The Cab of the Sleeping Horse eBook

This eBook from the Gutenberg Project consists of approximately 249 pages of information about The Cab of the Sleeping Horse.

“To persuasion, no; to exchange, yes.  Our agreement is that if I provide the key-word, he will provide the letter in question.  At ten o’clock this morning the trick is to be turned.”

“And if the translation concerns the United States, he simply would turn the key upon you and hold you prisoner until the matter is cleared up.”

“One must take some risks,” Marston observed.

She nodded slightly.

“Which of these do you fancy is the key-word?” she asked.

“We shall try them in turn, beginning with the last:  a l’aube du jour.  I’ve a hunch that we’ll end there.”

“And that you’ll go into temporary confinement?” she smiled.

“My hunch stops with the key-word!” he smiled back.

“Your hunch as to the key-word is partially correct,” she replied slowly, “but it does not, however, reach quite to the last conclusion.  I may not explain now, Marston.  Do you go to the meeting, with the code-book as your only exhibit.  It should be indisputable proof of your good faith, and our honest belief that the letter does not concern the United States.  Moreover, you run no danger of imprisonment, for you’ll not effect a translation.  But you must obtain a copy of the letter; it’s but a fair exchange for the French code, you know; and you’re permitted—­nay you’re authorized, in the interest of the service—­to allow Carpenter to copy the book if he will give you the letter to copy.  Furthermore, you may proceed leisurely in the process; there is no particular haste; while they are occupied with the letter matter, there is apt to be less activity along other lines.  Only get a copy of the letter; I have the key-word.”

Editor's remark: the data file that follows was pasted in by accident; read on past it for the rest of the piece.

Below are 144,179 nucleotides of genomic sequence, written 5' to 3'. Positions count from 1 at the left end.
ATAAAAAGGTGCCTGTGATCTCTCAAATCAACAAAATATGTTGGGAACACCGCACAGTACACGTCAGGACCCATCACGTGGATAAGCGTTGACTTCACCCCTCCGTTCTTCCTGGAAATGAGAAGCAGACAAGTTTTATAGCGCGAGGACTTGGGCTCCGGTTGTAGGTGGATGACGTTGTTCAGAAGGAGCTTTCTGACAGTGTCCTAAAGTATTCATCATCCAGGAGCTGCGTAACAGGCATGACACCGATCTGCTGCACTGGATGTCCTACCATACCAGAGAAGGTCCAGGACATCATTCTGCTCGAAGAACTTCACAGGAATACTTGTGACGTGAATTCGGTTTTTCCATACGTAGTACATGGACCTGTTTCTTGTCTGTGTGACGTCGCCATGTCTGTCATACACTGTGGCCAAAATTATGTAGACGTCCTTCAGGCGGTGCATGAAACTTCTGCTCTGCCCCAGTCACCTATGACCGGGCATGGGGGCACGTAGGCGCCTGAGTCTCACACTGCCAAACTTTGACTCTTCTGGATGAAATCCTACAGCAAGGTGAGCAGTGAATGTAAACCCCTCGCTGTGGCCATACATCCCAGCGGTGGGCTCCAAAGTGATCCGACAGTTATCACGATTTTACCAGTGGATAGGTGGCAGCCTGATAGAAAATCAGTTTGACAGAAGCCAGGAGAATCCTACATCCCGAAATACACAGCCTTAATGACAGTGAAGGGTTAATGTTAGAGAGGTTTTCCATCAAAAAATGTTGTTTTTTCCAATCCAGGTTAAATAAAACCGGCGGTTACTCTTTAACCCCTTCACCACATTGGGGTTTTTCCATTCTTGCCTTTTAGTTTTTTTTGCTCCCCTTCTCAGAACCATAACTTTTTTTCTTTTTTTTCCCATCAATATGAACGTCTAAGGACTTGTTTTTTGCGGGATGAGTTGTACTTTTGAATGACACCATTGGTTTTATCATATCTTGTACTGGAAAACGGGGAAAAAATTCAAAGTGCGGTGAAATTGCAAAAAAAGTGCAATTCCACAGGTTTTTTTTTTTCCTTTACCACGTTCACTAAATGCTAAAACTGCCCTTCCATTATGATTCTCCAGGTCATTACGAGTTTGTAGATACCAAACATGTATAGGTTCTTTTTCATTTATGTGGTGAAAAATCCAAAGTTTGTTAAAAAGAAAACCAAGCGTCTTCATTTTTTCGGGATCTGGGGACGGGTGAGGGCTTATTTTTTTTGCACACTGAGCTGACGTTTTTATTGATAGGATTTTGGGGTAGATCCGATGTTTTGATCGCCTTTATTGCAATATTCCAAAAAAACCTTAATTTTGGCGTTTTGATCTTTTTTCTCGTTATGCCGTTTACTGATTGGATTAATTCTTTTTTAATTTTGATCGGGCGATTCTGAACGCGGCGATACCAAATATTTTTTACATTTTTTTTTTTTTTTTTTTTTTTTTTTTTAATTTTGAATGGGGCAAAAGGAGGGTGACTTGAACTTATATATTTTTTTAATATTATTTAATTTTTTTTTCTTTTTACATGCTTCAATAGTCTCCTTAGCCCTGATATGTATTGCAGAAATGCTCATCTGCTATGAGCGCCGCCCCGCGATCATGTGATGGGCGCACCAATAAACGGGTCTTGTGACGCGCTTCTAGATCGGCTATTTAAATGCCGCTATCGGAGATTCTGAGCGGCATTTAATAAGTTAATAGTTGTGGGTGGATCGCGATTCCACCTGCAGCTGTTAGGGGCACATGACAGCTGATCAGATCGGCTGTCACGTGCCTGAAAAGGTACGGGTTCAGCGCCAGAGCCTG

“You have the key-word!” Marston exclaimed.

She nodded.  “I’m quite sure of it; and the code-book confirms me.  It is up to you to procure the letter; I’ll do the rest, if any rest is necessary.  We may be headed for Europe by evening, Marston; in which event, the cipher letter is of no consequence to us.”

“You’ll be glad to get back to Paris?” he asked.

“I shall, indeed—­won’t you?”

“I’m quite content anywhere, so long as I am working with you,” he answered.  It was much as a faithful dog would wag his tail and snuggle up for a pat of the hand.

She smiled straight into his eyes—­a frank, appreciative smile, as though an intimate camaraderie existed between them, and would never be violated by either.  She would have been in danger had she smiled that way at some men; they would not have remained quiescent.  And a little more aggression by Marston might have been more conducive for success—­less of the faithful dog and more of the independent subordinate and the equal human.  As it was, he was only a plaything.

“Now, my friend, if you’re done you may go,” she said briskly.  “I must dress, and you’re rather de trop at such a time, however much you may be welcome at another.  And, Marston, don’t miss the copy of the letter; I’ll expect you with it at seven; we’ll make the translation together, either here or on the train to New York.  You’re to accompany me, you know.  I’ve an appointment at one, and another at four, but I’ll be here at seven.  If I’m detained, wait.”

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The Cab of the Sleeping Horse from Project Gutenberg. Public domain.
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